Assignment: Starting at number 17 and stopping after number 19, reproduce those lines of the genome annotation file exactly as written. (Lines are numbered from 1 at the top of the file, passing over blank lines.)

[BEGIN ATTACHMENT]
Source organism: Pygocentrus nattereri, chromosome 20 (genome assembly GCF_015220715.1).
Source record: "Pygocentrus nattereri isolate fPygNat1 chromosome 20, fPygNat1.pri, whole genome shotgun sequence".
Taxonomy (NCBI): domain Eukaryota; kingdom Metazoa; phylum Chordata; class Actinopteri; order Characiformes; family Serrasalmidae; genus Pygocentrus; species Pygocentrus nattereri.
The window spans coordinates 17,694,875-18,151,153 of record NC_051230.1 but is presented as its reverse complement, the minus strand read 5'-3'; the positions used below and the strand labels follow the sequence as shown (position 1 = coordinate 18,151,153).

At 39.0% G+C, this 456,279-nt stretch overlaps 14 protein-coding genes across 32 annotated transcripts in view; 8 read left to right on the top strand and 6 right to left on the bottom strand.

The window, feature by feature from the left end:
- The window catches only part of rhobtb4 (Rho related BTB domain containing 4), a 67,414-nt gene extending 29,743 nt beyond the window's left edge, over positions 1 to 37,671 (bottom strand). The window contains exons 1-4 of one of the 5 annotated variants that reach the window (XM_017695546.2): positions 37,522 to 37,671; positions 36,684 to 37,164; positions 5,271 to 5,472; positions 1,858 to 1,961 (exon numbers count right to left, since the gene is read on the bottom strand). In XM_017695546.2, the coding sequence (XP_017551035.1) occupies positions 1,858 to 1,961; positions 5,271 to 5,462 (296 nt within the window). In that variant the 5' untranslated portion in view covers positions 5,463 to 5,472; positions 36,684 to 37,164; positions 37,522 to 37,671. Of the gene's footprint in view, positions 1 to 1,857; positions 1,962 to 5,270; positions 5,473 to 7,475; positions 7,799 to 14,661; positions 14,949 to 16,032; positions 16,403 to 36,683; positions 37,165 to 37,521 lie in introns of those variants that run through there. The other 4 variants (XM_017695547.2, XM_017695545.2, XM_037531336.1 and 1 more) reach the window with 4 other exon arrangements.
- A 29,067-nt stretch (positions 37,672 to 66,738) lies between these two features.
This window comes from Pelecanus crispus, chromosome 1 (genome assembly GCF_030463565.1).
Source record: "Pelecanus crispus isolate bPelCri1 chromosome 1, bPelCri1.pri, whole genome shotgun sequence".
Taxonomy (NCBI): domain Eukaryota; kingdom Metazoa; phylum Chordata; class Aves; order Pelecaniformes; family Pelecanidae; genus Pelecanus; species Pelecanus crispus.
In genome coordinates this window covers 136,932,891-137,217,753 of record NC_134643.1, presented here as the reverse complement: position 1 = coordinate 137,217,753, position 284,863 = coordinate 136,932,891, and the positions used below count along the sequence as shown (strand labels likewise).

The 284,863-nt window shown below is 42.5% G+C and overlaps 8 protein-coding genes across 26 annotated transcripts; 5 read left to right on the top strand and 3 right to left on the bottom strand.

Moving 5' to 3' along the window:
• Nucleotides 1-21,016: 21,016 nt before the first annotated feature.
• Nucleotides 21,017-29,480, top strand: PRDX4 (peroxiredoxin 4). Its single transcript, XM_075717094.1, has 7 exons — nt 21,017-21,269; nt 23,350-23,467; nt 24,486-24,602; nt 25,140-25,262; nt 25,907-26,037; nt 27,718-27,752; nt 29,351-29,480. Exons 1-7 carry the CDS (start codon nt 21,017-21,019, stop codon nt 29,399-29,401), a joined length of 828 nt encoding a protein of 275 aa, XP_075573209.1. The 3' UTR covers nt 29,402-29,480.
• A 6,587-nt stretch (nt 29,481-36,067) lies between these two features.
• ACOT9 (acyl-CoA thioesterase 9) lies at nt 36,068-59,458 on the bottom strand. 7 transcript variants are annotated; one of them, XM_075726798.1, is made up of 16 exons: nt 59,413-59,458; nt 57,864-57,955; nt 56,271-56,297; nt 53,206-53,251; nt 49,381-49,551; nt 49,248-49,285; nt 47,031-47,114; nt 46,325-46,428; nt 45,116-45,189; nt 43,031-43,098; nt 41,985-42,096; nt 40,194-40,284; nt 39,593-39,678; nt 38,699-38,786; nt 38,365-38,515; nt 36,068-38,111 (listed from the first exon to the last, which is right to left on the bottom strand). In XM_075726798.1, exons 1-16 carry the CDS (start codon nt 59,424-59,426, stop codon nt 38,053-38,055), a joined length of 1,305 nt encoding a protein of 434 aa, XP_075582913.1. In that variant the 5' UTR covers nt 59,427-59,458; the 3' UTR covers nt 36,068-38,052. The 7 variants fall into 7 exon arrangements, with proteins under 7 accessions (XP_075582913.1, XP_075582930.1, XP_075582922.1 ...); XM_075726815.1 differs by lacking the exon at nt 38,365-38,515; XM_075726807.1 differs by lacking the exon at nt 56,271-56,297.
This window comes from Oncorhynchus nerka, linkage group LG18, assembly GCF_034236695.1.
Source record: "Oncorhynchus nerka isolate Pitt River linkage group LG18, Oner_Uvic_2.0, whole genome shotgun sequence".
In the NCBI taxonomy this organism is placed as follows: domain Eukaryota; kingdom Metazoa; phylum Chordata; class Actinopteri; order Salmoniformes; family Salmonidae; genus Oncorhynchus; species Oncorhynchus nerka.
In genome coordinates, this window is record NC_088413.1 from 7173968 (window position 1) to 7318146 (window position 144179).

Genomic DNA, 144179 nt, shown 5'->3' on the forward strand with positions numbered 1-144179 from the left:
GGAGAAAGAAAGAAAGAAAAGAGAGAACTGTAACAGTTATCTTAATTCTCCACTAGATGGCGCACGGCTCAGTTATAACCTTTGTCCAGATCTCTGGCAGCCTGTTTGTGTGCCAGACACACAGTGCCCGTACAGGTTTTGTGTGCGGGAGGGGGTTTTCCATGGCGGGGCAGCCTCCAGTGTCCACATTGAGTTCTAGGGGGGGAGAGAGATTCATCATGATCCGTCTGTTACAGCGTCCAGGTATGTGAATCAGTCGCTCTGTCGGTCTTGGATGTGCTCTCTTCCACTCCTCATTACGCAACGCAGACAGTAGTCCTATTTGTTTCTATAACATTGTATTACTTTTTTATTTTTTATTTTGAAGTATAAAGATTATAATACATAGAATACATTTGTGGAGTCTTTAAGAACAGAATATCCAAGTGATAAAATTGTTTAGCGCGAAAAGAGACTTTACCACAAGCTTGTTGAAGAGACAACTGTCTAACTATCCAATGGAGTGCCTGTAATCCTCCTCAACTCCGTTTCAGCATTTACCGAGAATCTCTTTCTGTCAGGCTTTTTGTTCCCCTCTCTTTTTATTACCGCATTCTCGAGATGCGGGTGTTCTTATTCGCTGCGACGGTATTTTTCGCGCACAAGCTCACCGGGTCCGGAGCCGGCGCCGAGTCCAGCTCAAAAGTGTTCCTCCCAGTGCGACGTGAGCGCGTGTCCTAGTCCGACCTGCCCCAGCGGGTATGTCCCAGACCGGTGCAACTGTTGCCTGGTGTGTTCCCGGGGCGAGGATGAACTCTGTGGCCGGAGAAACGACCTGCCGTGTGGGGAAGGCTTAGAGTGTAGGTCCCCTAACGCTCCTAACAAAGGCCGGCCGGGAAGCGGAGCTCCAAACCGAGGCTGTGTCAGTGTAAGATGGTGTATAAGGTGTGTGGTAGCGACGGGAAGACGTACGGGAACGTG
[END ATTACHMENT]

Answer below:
• A 6,587-nt stretch (nt 29,481-36,067) lies between these two features.
• ACOT9 (acyl-CoA thioesterase 9) lies at nt 36,068-59,458 on the bottom strand. 7 transcript variants are annotated; one of them, XM_075726798.1, is made up of 16 exons: nt 59,413-59,458; nt 57,864-57,955; nt 56,271-56,297; nt 53,206-53,251; nt 49,381-49,551; nt 49,248-49,285; nt 47,031-47,114; nt 46,325-46,428; nt 45,116-45,189; nt 43,031-43,098; nt 41,985-42,096; nt 40,194-40,284; nt 39,593-39,678; nt 38,699-38,786; nt 38,365-38,515; nt 36,068-38,111 (listed from the first exon to the last, which is right to left on the bottom strand). In XM_075726798.1, exons 1-16 carry the CDS (start codon nt 59,424-59,426, stop codon nt 38,053-38,055), a joined length of 1,305 nt encoding a protein of 434 aa, XP_075582913.1. In that variant the 5' UTR covers nt 59,427-59,458; the 3' UTR covers nt 36,068-38,052. The 7 variants fall into 7 exon arrangements, with proteins under 7 accessions (XP_075582913.1, XP_075582930.1, XP_075582922.1 ...); XM_075726815.1 differs by lacking the exon at nt 38,365-38,515; XM_075726807.1 differs by lacking the exon at nt 56,271-56,297.
This window comes from Oncorhynchus nerka, linkage group LG18, assembly GCF_034236695.1.